The male flight attendant’s outfit is more outré: He’s working a retro-preppy lounge-lizard look with body-skimming, slightly flared flat-front tan wool trousers; a parrot-and-citrus-green-striped short-sleeve knit shirt; and white slip-on loafers. Think Richie (played by Luke Wilson) in The Royal Tenenbaums, and you won’t be far off.
Braniff’s attempt to brand its airline as a lifestyle company with a fashion-forward stewardess uniform was hugely successful (although the company went out of business in the early ‘90s because of overexpansion and deregulation). Pucci’s first uniform for the company referenced his own jet-setting, cafe-society clientele and the glamorous, exclusive nature of air travel at the time with a luxurious sportswear wardrobe fashioned out of eye-poppingly bright coral red, hyacinth blue, melon, and grass-green silks and wools. The reversible swing coat even appears to have had hand-stitched lapels. (The equivalent today might be a Gucci silk minidress with matching shortie kimono.) In the late ‘60s and early ‘70s, the costume skewed more sexy than classy with miniskirts and matching tights in far-out psychedelic prints. Incredibly, in the late ‘60s, the uniform included full-length fur coats for stewardesses on the Greenland and Iceland routes.
The Spade uniforms turn Braniff’s innovation on its head: Here, the man is the after-hours-styled sexy beast, not the woman. True, the woman’s mod shift is more girlish than authoritative, but if the woman hasn’t risen, the man has come down a notch to meet her. In keeping with our metrosexual times, he is strikingly feminine. And if this says something about our current vision of the working woman and her place in society, maybe it’s that femininity, and not necessarily the female, is gaining status. More likely, though, these uniforms simply reflect what women like to see. Song’s primary target customer is a woman traveling with her family for pleasure. “She does the research and makes most of the travel decisions,” said Geagan. These may very well be the first flight attendant uniforms designed with a female customer in mind.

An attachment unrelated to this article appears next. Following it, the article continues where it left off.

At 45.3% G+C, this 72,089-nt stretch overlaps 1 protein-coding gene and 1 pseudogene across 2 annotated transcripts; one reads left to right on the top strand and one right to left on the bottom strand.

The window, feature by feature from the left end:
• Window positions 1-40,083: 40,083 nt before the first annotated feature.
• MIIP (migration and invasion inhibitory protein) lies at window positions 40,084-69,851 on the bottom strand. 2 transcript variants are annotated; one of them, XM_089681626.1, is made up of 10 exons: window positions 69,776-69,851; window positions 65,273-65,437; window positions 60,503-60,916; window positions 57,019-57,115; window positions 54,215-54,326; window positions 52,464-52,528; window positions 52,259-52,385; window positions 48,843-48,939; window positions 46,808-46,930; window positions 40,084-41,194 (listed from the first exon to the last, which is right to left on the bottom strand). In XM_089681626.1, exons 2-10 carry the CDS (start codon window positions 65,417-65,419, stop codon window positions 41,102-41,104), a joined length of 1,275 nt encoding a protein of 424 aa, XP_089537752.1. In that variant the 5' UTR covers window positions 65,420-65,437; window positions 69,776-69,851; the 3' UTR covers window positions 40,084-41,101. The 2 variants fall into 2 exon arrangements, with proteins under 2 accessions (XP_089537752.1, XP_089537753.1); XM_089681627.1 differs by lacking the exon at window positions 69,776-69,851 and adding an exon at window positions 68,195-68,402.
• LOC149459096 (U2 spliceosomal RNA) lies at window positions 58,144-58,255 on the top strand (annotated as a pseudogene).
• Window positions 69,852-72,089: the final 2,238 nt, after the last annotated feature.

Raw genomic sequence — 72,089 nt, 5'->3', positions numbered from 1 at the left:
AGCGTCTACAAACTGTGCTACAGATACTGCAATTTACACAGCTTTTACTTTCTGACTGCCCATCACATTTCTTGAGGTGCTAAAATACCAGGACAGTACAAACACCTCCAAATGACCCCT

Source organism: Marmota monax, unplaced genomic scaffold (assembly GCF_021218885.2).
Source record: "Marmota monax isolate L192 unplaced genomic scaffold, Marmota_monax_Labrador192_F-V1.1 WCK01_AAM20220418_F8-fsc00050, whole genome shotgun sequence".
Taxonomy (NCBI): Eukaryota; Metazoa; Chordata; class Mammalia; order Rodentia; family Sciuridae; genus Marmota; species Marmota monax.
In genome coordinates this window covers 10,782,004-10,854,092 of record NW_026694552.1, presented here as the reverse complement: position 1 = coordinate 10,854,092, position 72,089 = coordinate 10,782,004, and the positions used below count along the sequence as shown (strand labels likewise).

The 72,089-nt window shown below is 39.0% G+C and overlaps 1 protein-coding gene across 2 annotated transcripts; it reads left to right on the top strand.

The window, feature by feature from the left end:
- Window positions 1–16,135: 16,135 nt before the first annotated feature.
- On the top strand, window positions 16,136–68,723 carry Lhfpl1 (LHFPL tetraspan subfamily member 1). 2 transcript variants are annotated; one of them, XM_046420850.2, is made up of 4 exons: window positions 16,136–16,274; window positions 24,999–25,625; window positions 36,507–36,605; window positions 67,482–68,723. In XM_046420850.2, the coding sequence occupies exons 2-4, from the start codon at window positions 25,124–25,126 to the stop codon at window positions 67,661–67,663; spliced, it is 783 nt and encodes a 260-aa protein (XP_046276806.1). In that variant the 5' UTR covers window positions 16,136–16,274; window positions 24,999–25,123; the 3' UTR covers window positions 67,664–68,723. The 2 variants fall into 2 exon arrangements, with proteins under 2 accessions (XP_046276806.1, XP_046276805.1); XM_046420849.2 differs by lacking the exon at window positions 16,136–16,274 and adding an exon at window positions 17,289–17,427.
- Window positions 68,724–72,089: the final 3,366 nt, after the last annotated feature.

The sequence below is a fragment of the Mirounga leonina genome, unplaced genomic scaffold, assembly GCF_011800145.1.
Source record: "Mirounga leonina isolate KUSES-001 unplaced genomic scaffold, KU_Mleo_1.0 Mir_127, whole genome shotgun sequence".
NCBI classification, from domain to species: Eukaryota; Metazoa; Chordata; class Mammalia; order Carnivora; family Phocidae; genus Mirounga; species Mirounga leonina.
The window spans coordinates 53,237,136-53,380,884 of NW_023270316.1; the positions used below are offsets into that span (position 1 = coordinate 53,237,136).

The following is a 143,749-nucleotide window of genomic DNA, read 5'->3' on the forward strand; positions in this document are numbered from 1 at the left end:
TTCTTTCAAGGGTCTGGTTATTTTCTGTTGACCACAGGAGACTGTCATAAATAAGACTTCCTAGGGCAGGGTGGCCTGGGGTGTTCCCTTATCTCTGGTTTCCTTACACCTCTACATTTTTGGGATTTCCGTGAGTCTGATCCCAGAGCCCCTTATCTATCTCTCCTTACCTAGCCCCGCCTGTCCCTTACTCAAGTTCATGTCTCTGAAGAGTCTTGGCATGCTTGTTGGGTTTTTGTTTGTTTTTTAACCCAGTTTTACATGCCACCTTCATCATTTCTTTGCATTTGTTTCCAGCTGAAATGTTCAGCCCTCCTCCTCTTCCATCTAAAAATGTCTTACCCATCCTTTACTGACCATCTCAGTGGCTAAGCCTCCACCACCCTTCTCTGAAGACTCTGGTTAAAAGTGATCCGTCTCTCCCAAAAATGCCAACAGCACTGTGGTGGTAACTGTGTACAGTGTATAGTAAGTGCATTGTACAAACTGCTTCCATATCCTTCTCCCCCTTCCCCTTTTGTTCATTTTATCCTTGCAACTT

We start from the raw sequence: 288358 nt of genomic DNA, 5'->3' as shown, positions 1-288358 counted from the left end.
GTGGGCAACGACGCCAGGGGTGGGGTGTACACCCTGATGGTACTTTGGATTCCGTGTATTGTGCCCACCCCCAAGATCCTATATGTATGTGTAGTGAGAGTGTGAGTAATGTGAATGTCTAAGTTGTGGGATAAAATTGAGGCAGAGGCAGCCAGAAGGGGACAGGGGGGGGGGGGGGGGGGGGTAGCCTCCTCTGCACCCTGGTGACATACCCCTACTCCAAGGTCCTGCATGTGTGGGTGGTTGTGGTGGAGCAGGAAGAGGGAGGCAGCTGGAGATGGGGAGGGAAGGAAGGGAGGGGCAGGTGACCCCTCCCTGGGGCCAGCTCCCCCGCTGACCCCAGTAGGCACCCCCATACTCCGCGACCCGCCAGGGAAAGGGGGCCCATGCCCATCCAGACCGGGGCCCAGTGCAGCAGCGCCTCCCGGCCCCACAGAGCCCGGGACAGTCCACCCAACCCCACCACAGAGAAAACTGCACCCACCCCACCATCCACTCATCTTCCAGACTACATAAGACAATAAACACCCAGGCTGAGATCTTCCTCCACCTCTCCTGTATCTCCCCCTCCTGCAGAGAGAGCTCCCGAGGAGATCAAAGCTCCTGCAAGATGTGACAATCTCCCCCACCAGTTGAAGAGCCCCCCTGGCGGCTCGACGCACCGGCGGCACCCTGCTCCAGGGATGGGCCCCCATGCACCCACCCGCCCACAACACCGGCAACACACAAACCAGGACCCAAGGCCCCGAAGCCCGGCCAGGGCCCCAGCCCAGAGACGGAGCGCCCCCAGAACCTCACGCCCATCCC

By turning to the Spades, Song is following a new trend among retailers such as Target, Kmart, H&M, and Zara, who are trying to establish themselves in the consumer mind as brands that are both luxurious and low-cost. “Luxury” in this case doesn’t refer to goods (or services) that are made of the finest, most expensive, or rarest materials. It merely means that there is an association in the consumer’s mind between the brand and the idea of style and fashion. In some cases, the companies offer inexpensive products with high-end styling (Martha Stewart for Kmart) or knockoffs of high-fashion items (H&M). In other cases, the association is more of a perception play created through graphically creative advertising and the use of designer names (Target). Author Thomas Hine, although he was referring specifically to 1950s mass-consumer culture, has coined the perfect term for this category of consumer goods: populuxe.
Kate Spade is too expensive to qualify as populuxe, though like the above companies, its positioning is often more fashionable than its products. Song, though, is the perfect case study. With its Kate Spade uniforms, the airline has brought a little bit of fashion to the masses but not enough to scare them. This is fashion for the person who wants to be chic without standing out from the crowd. In so doing, Song is attempting to upscale what has become a downscale mode of transportation. Surely we can expect to see an Ian Schrager Motel 6 line of budget-boutique chain hotels any day now. Populuxe may not be as luxurious as the real thing, but it’s more fun than riding in coach.